How New Feature Requests Should Be Handled by a Development Team
Published on March 10, 2023
Building a new digital tool is exciting, and it can be easy for inspiration to strike during development that leaves you wanting to add features that weren’t planned for at the onset of the project.
Say you’re building a custom scheduling portal and two months into the build, you decide you want your users to be able to search and filter for shifts that best fit their schedule.
Maybe you’re building a wellness app, and you hear feedback from potential users they’d like to be able to message their coaches, when a chat feature wasn’t something you had planned.
Or during the build of your employee intranet website, stakeholders feel the site should integrate with the company’s Microsoft Office Suite of products.
Scope changes happen quite frequently when building digital products.
In fact, we’d be hard-pressed to tell you about a project where nothing changed from the initial scope outline to the product’s launch, so it’s important to know you’re working with a development partner who will help you determine if unplanned features are a necessity for your current build or if they can be tabled for the next version.
What’s so bad about hearing “yes” to my every feature request during development?
While working with a digital product team who says “Yes!” to your every request might sound great, it can be a red flag of things to come, and they build upon each other:
- If your software development team is saying “yes” to every request of yours, they’re probably saying “yes” to all their other clients’ requests as well, leading to overcommitting and underdelivering.
- One code change can impact code everywhere.
- More time is allocated to the project to build the new request and fix any other impacted code, extending your timeline to completion.
- More time = more money, increasing your overall spend on the project.
Think of it like building a house: blueprints are drawn, materials are ordered, and contractors are scheduled. Halfway through the build, you decide you want the kitchen sink placed against the window, not in the center island, so you can look outside as you wash dishes.
Changing where the sink goes mid-build may not seem like a big request, but it has an impact on the plumbing that’s already been put in. Before your builder agrees to the change, you would expect them to discuss with you the implications this change will have on your budget and move-in date.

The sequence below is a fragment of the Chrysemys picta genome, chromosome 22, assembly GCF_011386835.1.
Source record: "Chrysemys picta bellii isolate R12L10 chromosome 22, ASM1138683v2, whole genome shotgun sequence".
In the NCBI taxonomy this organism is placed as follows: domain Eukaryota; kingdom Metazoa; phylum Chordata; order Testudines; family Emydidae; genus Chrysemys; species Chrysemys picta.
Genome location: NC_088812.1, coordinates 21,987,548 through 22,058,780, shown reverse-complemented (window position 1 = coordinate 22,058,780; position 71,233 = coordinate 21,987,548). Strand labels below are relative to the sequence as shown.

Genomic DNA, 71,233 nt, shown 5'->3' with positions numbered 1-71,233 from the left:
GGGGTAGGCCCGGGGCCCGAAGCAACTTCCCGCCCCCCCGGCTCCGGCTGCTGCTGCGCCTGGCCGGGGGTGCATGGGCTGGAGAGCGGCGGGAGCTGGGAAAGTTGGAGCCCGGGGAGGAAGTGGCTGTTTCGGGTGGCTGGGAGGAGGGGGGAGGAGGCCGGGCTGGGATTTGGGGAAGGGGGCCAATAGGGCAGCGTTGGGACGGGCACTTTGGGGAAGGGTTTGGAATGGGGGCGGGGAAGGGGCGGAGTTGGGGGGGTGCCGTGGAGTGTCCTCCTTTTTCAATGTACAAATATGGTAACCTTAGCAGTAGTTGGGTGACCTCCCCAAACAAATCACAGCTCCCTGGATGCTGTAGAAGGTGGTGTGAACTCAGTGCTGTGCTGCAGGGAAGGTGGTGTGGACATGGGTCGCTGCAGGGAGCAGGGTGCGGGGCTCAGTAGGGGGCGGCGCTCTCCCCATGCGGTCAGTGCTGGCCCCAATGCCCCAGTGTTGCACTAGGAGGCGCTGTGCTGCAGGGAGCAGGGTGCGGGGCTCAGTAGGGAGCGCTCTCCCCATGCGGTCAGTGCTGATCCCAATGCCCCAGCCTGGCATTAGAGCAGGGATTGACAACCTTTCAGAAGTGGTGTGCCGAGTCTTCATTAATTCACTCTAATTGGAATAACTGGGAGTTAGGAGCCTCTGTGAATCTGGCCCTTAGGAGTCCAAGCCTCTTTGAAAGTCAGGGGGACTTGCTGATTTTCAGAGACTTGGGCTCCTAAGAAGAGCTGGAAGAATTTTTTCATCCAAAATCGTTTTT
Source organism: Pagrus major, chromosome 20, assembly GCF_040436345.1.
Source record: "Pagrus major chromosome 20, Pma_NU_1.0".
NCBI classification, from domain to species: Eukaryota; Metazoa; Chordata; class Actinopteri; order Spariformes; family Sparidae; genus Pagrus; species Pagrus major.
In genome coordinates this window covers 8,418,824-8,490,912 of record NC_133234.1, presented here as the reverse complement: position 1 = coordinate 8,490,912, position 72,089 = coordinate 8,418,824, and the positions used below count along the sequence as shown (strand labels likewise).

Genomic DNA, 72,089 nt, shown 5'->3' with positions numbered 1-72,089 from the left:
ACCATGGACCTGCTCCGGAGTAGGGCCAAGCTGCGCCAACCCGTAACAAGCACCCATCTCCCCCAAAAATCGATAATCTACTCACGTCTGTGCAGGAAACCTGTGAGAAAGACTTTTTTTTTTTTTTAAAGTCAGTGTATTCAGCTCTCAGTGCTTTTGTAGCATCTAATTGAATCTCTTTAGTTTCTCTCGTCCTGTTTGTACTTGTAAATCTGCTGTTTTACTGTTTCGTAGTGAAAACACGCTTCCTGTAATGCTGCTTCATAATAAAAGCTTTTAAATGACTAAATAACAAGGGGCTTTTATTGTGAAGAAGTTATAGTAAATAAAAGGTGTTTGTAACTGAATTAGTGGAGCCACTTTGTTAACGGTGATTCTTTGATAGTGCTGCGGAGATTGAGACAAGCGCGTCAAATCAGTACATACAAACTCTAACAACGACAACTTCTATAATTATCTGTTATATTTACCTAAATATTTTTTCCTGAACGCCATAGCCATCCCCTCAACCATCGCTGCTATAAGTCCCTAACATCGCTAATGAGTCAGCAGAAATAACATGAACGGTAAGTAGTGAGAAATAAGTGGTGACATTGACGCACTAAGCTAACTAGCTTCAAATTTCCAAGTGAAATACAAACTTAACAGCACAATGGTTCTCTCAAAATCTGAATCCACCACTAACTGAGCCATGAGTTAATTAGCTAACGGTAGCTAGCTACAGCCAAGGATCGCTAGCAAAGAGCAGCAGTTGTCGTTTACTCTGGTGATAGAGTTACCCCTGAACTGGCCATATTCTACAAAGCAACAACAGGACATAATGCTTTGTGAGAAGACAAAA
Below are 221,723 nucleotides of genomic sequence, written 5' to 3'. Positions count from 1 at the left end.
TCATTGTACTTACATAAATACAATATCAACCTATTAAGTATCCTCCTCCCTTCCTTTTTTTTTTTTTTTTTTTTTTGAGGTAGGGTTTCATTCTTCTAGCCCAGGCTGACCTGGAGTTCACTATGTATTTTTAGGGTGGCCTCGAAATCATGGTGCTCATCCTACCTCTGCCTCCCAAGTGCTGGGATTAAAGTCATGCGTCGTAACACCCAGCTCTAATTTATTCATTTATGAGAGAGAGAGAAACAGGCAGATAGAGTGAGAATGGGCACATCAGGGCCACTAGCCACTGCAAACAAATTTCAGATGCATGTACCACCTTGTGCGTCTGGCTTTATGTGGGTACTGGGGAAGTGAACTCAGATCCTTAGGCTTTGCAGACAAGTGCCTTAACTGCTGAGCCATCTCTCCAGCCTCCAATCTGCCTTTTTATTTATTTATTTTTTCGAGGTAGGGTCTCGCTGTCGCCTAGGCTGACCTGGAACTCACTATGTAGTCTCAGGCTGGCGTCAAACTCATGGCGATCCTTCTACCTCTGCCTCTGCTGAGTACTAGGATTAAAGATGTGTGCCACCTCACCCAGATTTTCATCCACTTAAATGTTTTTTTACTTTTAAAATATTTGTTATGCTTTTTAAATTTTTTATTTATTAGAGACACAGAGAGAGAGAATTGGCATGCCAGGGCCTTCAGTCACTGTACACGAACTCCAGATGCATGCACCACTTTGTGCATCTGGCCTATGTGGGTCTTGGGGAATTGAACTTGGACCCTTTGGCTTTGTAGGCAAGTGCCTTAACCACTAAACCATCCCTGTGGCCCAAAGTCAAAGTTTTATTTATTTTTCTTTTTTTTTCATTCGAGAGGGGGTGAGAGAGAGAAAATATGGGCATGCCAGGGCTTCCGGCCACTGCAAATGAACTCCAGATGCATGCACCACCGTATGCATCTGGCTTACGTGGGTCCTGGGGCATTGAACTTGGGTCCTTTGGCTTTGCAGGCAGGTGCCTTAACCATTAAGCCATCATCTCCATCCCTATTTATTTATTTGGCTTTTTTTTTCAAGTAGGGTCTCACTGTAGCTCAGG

Similar groundwork is laid at the start of building a digital product: the main features and functions are drawn up, then costs are outlined and timelines are set based on those determinations.
Adding a feature or functionality change, like allowing users to upload a photo or video, halfway through development might not seem like a big change, but it has implications on the code and infrastructure already in place.
How should scope changes during digital product development be communicated?
A good digital product development partner will help you weigh the value of implementing a new feature against the impact on your product’s launch date and project spend.
Most of the companies and teams we build website and apps for aren’t technical. Without a technical perspective, they have no idea which feature changes constitute a game-changing request and which ones are an easy lift.
This is why building trust between a client and a software development team is critical because a simple “yes” or “no” answer isn’t helpful. The best answers go something like this:
“Here are the technical, monetary, and schedule implications of doing this now versus tabling this feature for a later version.”
Clear communication and explanations will make a feature request discussion more useful and guide the client toward understanding its impact on the overall project.
How do you make sure your digital product team isn’t just a “yes” team?
When you’re first starting out with a software development agency, it’s important to know they’ll be the type of partner who will help you stick to your scope, meet deadlines, and not blow up your budget, yet also help you meet your project’s overall goals when change inevitably happens.
Before any work takes place, ask them questions like:
- How do you organize what’s being built and when?
- How are new feature requests handled mid-development?
- Where does the priority of our work fall in relation to other clients?
- How often is communication expected? (Weekly/daily meetings, email updates, etc.)
In addition, speaking with current and former clients of a digital product development agency will give you a good idea of the team’s ability to communicate the pros and cons of feature changes, as well as insider information on communication frequency, quality of deliverables, and much more.
One sure way to vet a digital product development team is by asking them our aptly named “22 Questions to Ask a Development Team,” a free resource we put together to help companies find the right tech partner for their project. You can find it on our resource page at https://jmg.mn/resources.